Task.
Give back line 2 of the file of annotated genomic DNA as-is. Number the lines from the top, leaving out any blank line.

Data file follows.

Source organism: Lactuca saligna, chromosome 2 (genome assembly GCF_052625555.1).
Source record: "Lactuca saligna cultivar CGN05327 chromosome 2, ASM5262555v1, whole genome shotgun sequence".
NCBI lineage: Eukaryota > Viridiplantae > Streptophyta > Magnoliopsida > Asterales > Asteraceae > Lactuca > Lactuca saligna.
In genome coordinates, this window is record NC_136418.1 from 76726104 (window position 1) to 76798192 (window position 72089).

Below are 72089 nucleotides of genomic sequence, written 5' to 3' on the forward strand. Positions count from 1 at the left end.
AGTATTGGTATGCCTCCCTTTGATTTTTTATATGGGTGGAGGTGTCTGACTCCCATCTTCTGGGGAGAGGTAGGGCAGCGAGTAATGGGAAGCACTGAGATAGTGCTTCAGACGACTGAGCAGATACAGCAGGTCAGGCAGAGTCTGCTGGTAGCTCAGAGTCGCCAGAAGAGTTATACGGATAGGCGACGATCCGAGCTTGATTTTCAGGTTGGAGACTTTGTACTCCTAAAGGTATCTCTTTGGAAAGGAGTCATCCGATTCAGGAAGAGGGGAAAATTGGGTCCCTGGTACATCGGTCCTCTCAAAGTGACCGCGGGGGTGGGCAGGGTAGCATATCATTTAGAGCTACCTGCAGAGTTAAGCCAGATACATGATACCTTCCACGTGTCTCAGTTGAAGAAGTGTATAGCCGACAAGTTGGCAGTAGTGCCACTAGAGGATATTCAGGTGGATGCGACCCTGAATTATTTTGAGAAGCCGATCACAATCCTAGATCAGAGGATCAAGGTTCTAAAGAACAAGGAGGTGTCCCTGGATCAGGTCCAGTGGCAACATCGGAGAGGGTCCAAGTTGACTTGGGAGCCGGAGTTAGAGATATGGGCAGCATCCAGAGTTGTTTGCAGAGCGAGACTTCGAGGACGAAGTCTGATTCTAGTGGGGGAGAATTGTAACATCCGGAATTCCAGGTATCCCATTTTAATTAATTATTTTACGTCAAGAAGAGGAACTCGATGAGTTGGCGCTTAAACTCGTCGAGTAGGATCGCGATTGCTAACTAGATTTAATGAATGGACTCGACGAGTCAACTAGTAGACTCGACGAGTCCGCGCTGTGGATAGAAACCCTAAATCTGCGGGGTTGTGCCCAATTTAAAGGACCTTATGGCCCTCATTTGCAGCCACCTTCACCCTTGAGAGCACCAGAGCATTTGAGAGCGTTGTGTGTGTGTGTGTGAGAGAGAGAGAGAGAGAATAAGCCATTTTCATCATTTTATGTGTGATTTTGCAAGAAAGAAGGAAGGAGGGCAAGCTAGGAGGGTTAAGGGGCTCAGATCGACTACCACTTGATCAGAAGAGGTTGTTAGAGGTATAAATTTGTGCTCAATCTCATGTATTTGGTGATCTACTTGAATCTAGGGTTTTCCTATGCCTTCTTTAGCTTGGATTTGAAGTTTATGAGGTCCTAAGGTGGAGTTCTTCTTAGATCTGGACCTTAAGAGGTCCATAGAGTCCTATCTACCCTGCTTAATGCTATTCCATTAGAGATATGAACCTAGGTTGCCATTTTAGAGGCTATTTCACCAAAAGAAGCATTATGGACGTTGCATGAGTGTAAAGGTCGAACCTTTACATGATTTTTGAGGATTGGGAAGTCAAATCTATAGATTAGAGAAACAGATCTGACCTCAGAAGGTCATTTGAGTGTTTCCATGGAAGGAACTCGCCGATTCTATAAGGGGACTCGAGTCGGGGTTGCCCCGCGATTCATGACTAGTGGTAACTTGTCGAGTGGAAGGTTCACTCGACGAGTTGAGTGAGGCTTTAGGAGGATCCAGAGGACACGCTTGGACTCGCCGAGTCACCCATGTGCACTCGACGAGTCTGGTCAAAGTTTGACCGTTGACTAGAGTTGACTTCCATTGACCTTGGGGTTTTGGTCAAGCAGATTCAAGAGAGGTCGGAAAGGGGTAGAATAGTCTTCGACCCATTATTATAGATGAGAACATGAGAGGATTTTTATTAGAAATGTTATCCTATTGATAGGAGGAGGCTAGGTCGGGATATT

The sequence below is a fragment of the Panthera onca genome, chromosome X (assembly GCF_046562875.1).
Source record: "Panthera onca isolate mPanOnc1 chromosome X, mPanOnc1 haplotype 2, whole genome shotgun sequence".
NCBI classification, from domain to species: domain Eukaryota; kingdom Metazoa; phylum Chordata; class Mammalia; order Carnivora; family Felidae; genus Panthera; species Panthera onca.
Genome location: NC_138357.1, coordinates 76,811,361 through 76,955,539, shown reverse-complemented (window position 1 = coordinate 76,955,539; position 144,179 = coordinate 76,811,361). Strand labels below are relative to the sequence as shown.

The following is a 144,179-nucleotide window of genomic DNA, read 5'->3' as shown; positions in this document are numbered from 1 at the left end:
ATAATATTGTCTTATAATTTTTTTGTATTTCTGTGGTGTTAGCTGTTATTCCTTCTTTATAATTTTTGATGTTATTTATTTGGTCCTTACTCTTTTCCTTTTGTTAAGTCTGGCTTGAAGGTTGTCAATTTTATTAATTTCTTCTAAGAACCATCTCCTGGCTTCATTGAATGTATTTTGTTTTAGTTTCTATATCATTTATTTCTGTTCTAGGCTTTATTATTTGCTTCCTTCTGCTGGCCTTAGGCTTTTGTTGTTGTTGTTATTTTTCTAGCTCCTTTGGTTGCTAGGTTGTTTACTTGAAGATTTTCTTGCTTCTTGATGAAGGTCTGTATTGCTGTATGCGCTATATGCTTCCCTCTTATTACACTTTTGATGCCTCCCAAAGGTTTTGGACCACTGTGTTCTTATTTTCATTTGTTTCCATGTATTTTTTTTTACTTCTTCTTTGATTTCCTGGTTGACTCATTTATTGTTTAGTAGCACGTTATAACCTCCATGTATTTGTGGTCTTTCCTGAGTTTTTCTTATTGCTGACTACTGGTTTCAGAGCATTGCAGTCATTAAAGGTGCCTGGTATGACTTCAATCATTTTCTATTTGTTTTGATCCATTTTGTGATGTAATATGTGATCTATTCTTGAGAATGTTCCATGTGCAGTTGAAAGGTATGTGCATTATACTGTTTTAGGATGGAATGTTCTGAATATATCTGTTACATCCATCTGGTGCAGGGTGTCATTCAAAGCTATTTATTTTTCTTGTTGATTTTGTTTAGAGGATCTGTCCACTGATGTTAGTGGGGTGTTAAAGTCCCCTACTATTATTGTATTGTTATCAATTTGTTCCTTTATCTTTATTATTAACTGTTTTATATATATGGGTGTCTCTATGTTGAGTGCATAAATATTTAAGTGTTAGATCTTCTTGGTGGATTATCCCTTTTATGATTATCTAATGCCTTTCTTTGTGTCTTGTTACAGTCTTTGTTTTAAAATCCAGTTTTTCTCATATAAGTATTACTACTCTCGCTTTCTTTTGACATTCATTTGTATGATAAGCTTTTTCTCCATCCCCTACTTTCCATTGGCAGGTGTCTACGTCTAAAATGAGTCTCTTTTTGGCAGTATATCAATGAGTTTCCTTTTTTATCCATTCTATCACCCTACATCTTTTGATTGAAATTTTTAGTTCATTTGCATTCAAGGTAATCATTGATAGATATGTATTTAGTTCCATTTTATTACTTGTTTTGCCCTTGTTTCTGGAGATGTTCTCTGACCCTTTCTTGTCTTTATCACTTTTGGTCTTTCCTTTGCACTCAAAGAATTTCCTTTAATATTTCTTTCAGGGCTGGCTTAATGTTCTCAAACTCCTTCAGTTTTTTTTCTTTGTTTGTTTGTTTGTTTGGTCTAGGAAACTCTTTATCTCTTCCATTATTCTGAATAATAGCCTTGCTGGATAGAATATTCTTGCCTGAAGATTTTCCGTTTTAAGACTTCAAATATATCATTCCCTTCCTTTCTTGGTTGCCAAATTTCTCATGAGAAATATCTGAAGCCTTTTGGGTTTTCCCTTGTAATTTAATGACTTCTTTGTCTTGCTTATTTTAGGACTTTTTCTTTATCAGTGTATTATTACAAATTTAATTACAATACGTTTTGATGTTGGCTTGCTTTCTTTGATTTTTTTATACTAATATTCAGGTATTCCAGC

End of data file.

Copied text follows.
Source record: "Lactuca saligna cultivar CGN05327 chromosome 2, ASM5262555v1, whole genome shotgun sequence".